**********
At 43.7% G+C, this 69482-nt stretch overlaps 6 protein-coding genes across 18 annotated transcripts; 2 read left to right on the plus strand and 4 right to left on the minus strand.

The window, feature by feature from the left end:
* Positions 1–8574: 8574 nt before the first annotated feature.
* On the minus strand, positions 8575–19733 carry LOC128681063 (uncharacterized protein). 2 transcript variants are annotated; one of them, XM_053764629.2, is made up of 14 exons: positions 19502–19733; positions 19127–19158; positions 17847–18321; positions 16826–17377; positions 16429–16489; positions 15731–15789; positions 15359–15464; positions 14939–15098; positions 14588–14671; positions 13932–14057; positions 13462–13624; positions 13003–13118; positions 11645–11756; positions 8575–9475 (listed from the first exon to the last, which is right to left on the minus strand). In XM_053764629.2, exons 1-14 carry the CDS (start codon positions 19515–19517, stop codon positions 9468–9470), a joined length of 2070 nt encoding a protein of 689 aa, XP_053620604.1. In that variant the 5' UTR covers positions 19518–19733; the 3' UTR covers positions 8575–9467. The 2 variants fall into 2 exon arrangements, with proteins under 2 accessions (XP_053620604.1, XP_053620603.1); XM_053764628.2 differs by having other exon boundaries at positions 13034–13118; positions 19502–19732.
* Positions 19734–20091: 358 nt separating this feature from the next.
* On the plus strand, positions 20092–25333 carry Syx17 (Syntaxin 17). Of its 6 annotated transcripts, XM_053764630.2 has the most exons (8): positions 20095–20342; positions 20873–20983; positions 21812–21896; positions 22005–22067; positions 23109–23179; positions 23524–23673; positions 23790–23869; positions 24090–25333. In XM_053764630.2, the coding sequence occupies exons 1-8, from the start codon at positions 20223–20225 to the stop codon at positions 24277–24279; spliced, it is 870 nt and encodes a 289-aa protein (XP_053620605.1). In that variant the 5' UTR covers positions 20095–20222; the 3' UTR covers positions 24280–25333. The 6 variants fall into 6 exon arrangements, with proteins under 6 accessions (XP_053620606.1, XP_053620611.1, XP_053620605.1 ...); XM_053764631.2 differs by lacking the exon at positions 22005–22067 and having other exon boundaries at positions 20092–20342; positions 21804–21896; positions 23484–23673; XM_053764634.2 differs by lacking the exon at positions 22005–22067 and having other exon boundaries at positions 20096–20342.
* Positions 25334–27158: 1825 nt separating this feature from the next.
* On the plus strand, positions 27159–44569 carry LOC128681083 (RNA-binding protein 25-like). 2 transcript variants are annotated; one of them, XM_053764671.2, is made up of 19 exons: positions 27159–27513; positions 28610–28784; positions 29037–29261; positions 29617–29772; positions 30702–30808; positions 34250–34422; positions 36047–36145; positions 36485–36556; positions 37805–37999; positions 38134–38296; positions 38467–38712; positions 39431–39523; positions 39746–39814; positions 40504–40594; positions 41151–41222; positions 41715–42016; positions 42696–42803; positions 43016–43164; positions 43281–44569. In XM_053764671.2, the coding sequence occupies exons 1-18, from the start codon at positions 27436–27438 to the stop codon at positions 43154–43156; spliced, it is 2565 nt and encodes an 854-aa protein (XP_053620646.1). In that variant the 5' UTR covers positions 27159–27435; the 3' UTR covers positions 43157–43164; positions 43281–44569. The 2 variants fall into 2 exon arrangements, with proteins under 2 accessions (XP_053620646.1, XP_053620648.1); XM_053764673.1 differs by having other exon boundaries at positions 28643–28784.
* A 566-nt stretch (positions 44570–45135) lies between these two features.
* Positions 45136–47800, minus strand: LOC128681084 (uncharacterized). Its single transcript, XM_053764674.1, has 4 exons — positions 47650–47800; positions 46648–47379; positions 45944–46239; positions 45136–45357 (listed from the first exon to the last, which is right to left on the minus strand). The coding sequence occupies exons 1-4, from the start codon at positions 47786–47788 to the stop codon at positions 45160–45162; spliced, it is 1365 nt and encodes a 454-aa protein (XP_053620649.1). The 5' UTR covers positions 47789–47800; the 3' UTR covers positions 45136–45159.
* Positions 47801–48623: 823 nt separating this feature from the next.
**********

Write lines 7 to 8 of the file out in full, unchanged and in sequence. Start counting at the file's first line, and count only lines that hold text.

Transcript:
* Positions 25334–27158: 1825 nt separating this feature from the next.
* On the plus strand, positions 27159–44569 carry LOC128681083 (RNA-binding protein 25-like). 2 transcript variants are annotated; one of them, XM_053764671.2, is made up of 19 exons: positions 27159–27513; positions 28610–28784; positions 29037–29261; positions 29617–29772; positions 30702–30808; positions 34250–34422; positions 36047–36145; positions 36485–36556; positions 37805–37999; positions 38134–38296; positions 38467–38712; positions 39431–39523; positions 39746–39814; positions 40504–40594; positions 41151–41222; positions 41715–42016; positions 42696–42803; positions 43016–43164; positions 43281–44569. In XM_053764671.2, the coding sequence occupies exons 1-18, from the start codon at positions 27436–27438 to the stop codon at positions 43154–43156; spliced, it is 2565 nt and encodes an 854-aa protein (XP_053620646.1). In that variant the 5' UTR covers positions 27159–27435; the 3' UTR covers positions 43157–43164; positions 43281–44569. The 2 variants fall into 2 exon arrangements, with proteins under 2 accessions (XP_053620646.1, XP_053620648.1); XM_053764673.1 differs by having other exon boundaries at positions 28643–28784.